Twice, Cannon handled potential conflicts by recusing himself:
• In 2010, Foxx wanted to give the library system $1.4 million in emergency funds to ease the impact of county budget cuts.
Cannon said recently the library vote was about “facility operation, which includes parking.” Since that was a direct benefit to his ImaginOn parking contract, he asked to be recused.
• Earlier this year, when the City Council voted to give the Panthers money, Cannon asked to be recused because E-Z Parking has a contract with the team to provide game-day parking.
In 2011, then-Mayor Foxx pushed council members to withhold $7.5 million in marketing money from the CRVA to make the authority’s board remove Newman. The director was under fire for inflated attendance at the NASCAR Hall of Fame and his expense account spending, among other issues.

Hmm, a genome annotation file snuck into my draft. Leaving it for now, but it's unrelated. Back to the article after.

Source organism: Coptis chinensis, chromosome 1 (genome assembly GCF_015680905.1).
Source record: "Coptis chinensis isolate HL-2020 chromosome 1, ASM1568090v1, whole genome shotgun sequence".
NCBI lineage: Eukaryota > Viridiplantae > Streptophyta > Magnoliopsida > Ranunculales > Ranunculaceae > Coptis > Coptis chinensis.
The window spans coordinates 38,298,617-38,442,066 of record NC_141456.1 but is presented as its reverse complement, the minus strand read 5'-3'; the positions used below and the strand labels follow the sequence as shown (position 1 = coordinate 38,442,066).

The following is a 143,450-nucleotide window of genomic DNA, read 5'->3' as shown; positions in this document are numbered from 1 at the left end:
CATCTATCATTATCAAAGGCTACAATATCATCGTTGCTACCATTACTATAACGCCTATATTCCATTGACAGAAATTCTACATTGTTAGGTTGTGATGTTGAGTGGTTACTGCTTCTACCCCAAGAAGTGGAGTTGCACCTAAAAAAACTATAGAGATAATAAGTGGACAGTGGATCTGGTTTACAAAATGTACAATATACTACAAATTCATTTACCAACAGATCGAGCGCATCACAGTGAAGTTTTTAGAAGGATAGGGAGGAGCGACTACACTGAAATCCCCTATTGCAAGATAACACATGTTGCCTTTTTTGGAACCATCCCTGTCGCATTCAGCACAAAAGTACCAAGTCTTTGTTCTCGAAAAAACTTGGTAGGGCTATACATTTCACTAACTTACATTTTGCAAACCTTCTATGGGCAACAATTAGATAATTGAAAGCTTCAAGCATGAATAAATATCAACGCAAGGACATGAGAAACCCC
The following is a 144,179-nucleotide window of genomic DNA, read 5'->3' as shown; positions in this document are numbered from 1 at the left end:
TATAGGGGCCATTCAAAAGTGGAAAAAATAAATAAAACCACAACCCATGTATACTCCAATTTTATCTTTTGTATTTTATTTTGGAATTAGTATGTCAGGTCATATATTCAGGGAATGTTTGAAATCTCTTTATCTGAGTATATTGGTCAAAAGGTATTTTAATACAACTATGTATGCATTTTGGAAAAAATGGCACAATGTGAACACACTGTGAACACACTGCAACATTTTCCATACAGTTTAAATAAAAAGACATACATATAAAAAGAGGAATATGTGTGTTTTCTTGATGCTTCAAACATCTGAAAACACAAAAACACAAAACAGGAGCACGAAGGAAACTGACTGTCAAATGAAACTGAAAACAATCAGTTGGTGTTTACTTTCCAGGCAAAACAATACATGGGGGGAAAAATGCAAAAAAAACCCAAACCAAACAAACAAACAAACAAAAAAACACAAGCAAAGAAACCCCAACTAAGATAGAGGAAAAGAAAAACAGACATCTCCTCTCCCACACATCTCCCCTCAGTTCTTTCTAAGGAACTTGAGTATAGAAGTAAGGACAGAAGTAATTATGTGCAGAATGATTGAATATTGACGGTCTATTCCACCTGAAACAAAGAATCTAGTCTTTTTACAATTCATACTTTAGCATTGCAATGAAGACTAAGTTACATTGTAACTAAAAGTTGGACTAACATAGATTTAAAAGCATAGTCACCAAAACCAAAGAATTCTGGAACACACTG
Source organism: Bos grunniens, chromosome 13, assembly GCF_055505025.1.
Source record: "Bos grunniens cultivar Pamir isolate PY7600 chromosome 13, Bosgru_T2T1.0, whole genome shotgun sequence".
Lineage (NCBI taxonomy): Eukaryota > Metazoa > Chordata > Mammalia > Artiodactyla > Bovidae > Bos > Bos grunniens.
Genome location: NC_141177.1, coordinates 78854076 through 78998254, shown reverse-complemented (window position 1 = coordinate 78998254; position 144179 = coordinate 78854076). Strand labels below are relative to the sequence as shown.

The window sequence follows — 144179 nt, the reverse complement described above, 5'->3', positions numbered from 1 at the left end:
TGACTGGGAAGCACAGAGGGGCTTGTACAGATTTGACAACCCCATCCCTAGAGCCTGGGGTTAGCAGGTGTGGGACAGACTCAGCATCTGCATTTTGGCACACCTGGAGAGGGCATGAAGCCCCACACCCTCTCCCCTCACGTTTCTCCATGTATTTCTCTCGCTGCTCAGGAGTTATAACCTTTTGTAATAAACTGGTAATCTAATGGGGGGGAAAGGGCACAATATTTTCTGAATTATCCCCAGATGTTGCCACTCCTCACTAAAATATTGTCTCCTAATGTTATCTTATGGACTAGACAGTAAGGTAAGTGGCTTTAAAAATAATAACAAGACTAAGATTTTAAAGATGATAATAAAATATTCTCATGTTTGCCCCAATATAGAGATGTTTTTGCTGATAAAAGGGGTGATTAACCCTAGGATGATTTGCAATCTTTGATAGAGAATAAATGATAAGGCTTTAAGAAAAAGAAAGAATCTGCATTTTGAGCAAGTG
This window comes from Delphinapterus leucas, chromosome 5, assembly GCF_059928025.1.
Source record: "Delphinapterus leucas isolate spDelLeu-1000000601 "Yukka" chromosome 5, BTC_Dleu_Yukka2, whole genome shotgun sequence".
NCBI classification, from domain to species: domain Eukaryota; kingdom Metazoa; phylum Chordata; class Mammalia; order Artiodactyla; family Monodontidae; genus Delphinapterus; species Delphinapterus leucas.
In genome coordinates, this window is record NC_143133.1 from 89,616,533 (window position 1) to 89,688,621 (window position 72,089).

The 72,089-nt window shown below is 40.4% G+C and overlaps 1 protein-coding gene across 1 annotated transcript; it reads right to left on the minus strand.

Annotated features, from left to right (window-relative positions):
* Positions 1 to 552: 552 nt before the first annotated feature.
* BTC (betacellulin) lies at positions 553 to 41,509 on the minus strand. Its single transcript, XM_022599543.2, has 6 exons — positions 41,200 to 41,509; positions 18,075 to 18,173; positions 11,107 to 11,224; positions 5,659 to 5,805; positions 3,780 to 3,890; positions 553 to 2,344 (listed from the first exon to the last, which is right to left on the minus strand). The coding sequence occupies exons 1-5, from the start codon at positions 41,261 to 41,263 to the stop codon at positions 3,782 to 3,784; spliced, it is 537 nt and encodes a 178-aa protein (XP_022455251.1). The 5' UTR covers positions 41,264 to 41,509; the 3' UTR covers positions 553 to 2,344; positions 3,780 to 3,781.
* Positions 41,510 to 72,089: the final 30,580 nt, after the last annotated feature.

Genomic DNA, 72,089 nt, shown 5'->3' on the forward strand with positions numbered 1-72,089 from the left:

Cannon, whose company had held the Caldwell Street lot contract since 2007, opposed withholding the money. During a meeting, he said the move would hurt the city’s efforts to attract conventions and said it would hurt small businesses. He said the city needed to focus on things such as job creation and not “Romper Room issues,” referring to the CRVA controversy over Newman.
Cannon and City Attorney Bob Hagemann told the Observer the CRVA vote was different from the Panthers vote because there was a possibility the NFL team might leave if the city didn’t approve the incentives.
Whether or not the CRVA got its marketing money, the tourism authority was not leaving, Cannon said. “It didn’t conflict with my ability to vote on the matter,” he said.